Tuesday, June 16, 2009

Repeating Mistakes

Just a short note... a  number of people have asked me what I think of JavaFX.

First off, I think its both ironic and depressing that Sun made the *same* giant mistake Adobe did.  Its a mistake no one who actually understands graphics should ever make.  Quite simply, both Flash and JavaFX are vector renderers that work in pixel coordinates.  

Bzzzt.  Wrong.  A hint for anyone ELSE entering this space, google "normalized coordinate systems."  I don't know if Silverlight makes this mistake as well or not as I haven't played with it.  But in a world of cheap floating point, this is a no brainer.  (Frankly you can adequately do normalized coordinates in the kinds of resolution we're talking about with fixed-point math if you had to.)

Secondly, I find the JavaFX project itself, astounding , ironic, and maybe a perfect proof of the concept behind the old IBM joke that "when a project is behind, IBM throws man power at it and makes it more behind."  More manpower, beyond a fairly low max, does nothing for a  project but bloat it.  I have it on report from friends inside Sun that, at the time Sun was bought by Oracle, Sun had 400 people one way or another working on JavaFX.  For all that man-power, I'd argue that JavaFX has attained no more "buzz" or penetration then my own alma-mater, Project Darkstar, which, at the largest size its ever been, has maybe 8 full-time people on it.  Project Darkstar also delivered usable results significantly sooner.

Finally, I find it as bit sad and maddening.  Chris M. and I tried really hard to get Java established on the client 4 or 5 years ago.  That's plain old Java.  We made inroads into the game industry that can still be felt today in projects inside of companies such as Electronic Arts as well as a whole host of little developers.  One of those developers created a game (TribalTrouble) that was a headliner on Apple's games website for over a year.  We did all that with, at most, a team of 4 engineers.  And we had that team for only a year.  Chris and i almost broke the back of the whole process three times with deals in place with Sony to get Java onto the Playstation, and Sun corporate managed to kill each one.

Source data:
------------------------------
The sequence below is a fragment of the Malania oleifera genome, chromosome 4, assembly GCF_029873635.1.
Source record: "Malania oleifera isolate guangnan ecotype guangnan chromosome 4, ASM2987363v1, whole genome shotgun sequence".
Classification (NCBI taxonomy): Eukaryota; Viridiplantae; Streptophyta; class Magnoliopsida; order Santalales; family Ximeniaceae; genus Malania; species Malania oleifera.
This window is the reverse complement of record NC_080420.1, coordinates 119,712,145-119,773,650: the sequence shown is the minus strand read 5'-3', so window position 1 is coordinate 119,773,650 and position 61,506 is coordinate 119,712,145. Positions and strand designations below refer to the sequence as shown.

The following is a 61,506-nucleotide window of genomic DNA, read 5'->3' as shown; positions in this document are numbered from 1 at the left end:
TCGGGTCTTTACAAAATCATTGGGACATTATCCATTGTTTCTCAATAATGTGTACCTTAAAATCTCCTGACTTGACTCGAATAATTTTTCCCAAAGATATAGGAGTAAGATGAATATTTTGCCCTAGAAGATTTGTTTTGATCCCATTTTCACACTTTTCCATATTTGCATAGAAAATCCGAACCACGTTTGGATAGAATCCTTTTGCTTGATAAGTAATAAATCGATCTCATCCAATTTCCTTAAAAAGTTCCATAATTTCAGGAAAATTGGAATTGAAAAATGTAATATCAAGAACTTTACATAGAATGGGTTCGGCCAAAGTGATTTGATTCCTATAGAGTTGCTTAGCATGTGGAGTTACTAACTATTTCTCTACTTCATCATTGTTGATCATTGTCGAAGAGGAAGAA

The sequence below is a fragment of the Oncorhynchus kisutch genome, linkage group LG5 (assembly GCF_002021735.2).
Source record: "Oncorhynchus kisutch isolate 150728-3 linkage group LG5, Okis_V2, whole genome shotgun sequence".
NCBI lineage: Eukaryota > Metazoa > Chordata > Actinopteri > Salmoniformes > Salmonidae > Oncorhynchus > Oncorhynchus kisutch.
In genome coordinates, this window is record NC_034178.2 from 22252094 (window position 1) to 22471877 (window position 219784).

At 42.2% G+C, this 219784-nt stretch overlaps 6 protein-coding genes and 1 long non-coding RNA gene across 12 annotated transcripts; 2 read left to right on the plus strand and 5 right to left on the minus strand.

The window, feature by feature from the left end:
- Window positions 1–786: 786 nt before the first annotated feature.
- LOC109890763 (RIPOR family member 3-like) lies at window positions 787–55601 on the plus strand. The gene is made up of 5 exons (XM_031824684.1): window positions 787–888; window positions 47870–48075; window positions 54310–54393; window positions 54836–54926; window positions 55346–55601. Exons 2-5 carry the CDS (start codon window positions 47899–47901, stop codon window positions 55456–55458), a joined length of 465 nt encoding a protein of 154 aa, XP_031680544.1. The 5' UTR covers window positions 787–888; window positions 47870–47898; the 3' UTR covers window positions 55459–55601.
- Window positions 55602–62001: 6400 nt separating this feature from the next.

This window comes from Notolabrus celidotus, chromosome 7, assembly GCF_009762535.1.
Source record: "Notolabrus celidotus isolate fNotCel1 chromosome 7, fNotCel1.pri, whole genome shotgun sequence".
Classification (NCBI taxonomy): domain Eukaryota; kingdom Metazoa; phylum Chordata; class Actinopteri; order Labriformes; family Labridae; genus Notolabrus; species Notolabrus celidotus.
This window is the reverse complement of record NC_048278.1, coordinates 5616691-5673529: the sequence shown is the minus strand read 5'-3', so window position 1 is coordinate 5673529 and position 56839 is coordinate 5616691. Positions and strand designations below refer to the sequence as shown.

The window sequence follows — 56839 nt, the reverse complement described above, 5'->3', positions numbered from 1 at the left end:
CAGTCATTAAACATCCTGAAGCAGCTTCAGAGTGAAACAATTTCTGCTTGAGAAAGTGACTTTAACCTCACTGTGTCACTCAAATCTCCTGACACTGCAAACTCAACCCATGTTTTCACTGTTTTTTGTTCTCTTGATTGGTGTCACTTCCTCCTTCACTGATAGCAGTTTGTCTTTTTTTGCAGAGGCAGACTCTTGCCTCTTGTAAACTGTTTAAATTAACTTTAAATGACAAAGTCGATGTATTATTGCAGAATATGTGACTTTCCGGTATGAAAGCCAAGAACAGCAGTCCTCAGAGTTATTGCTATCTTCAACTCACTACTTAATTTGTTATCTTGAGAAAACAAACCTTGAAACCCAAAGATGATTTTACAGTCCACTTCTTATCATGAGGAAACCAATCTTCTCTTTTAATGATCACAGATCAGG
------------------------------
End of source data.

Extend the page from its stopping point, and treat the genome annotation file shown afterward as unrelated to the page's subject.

In the end, Project Darkstar was born as much by our realization that we would *never* get Sun to understand client computing, and thus had to get them into games on the server side,  as anything else. But with 10% of the manpower Sun has put into JavaFX and a tiny amount of the support, we could've changed the world in ways I am willing to lay money that JavaFX never will.

The one GOOD thing to come from JavaFX in my mind is the "kernel VM."  This is a technology we asked for 5 years ago and was told "couldn't be done."  HAD it been done, we'd probably all still be talking about "applets." Now that the ground has been lost to Flash, however, it may well be too little too late.


pron said...

It is sad that SUN has decided only recently to strengthen Java on the client side, and I must say that I was shocked to read your account of your attempt to get Java on PS (could you elaborate on why it failed?) However, there are quite a few things to be said in favor of JavaFX.
First - the coordinate system. JavaFX does indeed use floating point coordinates that can be scaled as the developer sees fit. It is true that the default, unscaled, unit is the pixel rather than some standard physical length (like a millimeter) and this is a good decision because JavaFX is not used merely for graphics but for UI, and people with large screen resolution are used to program's UI appearing smaller. This is standard behavior.
The JavaFX script language itself is an impressive achievement, and is, I believe, the first mass-market GUI DSL, and it does a good job at what it was designed to do.
Lastly, there were many client-side improvements related to JavaFX other than the kernel VM. There were performance improvements to the graphics pipeline, a new cool 2D and soon-to-be 3D scene-graph and more. And I think that explains the 400 engineers - I assume (though I don't work at Sun) that they work on many different projects all made to improve client-side java, and so are related to JavaFX which has become an umbrella-term for all client-side work.

Justin Wick said...

According to this:

It's possible to do device independent (normalized or otherwise) coordinates in Silverlight using the ViewBox. I've not used SL yet, but sounds like a reasonable approach.

I will also believe Java applets coming back w/ JavaFX when I see it! I'm sorry, but seriously?!

And now that ECMAScript and its derivatives are getting competetive for this kind of thing (especially with hardware acceleration to do the heavy lifting) I don't see what the point of using Java for this kind of thing even is - Java's strengths being a badass general-purpose standard library, not zillions of years of art and animation tool development.